A portion of the Federal Motor Carrier Safety Administration (FMCSA) hours-of-service rule, which took effect on July 1, 2013 was recently struck down by the D.C. Circuit Court.
The Court held that the FMCSA acted “arbitrarily and irrationally” in requiring short-haul drivers to take a 30-minute off-duty breaks. Short haul drivers are those who operate within a 150 air-mile radius of the location where the driver reports to and is released from work.
The 2011 Final Rule, which led to the July 1 changes, did not provide a single word of justification for the new requirement for short-haul drivers. After litigation initiated by the American Trucking Association, the FMCSA meekly responded that a general explanation of the necessity of the 30-minute break applies as much to short-haul drivers as to long-haul drivers. This justification was too weak for the Court, especially since it was offered only after litigation had begun.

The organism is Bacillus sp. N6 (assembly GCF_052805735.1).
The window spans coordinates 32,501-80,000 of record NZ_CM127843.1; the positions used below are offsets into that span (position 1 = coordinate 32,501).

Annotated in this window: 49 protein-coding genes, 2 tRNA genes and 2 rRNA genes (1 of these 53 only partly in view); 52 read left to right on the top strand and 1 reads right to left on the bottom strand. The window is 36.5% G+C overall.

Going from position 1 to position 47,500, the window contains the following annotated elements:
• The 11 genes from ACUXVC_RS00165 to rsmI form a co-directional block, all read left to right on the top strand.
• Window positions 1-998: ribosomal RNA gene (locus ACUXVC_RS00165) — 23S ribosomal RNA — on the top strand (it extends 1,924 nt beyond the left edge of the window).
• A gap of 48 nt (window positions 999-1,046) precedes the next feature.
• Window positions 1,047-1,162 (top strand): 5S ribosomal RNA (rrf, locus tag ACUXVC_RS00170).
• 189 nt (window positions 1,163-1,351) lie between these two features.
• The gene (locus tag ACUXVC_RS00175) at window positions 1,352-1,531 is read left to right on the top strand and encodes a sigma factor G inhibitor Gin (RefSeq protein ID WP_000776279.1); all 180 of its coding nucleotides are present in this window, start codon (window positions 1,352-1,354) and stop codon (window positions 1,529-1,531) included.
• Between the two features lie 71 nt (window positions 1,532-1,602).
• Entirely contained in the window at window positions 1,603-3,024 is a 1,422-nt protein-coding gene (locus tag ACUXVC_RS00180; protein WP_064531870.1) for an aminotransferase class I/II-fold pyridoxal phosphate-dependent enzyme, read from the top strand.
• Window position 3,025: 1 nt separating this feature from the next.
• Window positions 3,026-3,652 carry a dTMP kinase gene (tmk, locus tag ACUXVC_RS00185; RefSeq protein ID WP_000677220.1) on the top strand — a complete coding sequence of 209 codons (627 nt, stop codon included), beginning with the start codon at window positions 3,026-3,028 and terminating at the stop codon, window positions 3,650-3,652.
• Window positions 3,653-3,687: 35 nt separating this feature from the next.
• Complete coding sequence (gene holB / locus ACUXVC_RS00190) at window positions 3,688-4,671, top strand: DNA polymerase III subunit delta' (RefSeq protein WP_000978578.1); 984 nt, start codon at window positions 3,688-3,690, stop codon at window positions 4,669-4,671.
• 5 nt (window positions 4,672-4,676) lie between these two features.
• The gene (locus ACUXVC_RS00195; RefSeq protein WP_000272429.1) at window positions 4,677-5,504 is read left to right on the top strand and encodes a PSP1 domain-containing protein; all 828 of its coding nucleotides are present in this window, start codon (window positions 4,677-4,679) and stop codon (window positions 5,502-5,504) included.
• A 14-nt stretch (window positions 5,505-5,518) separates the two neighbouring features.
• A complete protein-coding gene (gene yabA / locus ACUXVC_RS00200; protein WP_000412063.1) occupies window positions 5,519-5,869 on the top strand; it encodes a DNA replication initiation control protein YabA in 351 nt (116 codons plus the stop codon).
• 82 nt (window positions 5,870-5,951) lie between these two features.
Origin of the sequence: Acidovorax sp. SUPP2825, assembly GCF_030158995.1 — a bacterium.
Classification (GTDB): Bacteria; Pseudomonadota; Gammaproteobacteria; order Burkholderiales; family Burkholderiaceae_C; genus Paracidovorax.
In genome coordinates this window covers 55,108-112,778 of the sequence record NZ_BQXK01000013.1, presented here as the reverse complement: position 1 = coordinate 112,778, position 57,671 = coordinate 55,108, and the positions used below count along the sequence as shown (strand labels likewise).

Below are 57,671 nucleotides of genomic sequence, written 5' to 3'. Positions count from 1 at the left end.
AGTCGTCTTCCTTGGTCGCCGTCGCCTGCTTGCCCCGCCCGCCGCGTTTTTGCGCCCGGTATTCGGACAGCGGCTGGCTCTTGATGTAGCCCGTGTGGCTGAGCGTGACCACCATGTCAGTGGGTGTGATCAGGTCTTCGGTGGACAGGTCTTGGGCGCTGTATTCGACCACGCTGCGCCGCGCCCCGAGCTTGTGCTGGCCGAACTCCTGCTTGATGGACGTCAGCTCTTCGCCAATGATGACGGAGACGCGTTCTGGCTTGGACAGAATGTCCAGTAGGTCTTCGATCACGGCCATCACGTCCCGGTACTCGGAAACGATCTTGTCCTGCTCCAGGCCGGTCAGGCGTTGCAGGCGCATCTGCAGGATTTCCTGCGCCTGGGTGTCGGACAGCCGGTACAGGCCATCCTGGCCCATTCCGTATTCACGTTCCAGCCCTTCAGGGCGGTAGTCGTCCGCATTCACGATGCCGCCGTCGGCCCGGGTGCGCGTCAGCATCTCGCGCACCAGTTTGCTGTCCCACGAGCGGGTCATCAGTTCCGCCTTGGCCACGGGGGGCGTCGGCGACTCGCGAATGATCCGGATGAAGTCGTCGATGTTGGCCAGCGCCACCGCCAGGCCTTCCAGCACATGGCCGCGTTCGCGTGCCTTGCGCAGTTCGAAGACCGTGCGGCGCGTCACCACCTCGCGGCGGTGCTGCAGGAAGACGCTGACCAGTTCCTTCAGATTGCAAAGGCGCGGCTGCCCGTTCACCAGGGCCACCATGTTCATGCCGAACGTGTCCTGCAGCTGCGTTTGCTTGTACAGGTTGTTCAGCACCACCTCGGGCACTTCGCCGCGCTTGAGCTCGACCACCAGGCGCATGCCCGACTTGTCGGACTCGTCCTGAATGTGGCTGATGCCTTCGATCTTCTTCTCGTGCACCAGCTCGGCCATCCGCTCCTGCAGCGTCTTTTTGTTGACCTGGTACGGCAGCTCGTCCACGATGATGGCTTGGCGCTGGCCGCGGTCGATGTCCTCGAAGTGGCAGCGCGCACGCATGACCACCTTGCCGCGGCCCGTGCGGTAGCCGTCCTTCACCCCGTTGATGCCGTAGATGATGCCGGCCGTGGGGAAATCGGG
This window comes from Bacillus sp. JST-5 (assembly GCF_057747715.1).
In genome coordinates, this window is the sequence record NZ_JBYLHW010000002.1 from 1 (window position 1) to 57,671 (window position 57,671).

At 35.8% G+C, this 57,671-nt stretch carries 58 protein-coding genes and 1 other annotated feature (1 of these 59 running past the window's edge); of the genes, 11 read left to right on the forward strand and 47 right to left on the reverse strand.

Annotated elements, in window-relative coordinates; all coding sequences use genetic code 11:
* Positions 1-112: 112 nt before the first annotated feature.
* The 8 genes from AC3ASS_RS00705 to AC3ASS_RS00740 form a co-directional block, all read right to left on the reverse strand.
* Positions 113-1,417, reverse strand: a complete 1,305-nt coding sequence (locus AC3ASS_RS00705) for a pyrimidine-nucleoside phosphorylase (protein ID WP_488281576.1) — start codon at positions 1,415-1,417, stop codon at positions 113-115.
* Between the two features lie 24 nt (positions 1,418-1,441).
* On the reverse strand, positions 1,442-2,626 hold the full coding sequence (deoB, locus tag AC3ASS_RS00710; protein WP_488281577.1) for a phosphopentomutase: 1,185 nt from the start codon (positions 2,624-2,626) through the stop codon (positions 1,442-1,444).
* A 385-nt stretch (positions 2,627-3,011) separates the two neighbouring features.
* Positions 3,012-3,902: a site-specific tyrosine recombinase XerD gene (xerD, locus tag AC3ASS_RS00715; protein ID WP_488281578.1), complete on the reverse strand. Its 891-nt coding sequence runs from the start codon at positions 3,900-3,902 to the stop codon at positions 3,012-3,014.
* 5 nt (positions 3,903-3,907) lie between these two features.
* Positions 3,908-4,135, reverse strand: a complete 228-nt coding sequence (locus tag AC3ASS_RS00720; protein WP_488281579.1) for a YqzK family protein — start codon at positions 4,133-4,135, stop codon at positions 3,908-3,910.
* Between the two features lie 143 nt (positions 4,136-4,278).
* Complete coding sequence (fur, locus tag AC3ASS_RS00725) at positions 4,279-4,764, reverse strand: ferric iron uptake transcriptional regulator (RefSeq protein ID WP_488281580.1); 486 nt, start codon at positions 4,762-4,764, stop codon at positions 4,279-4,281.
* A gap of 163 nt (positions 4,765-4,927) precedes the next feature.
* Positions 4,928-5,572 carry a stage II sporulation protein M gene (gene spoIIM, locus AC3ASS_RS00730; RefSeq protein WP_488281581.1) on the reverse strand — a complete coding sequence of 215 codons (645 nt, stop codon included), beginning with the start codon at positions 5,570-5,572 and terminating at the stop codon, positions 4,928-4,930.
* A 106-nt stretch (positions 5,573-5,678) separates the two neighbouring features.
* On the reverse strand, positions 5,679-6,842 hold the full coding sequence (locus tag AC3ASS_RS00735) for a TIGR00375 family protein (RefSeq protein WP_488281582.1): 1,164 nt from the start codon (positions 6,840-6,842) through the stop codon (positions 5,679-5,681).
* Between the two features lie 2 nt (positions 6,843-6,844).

Despite this change, the Court assumed a highly deferential approach to the FMCSA’s rule-making process and left in place several other provisions of the new HOS rule, like provisions covering the maximum 11-hour daily driving period, the maximum 14-hour daily on-duty period, the mandatory 34-hour rest period, and the new definition of “egregious” violations.
Matt Austin is a Columbus, Ohio employment lawyer who owns Austin Legal, LLC, a boutique law firm with offices in central and northeast Ohio that limits its representation to employers dealing with labor, employment, and OSHA matters. You can email Matt at Austin@LaborEmploymentOSHA.com or call him at 614.285.5342.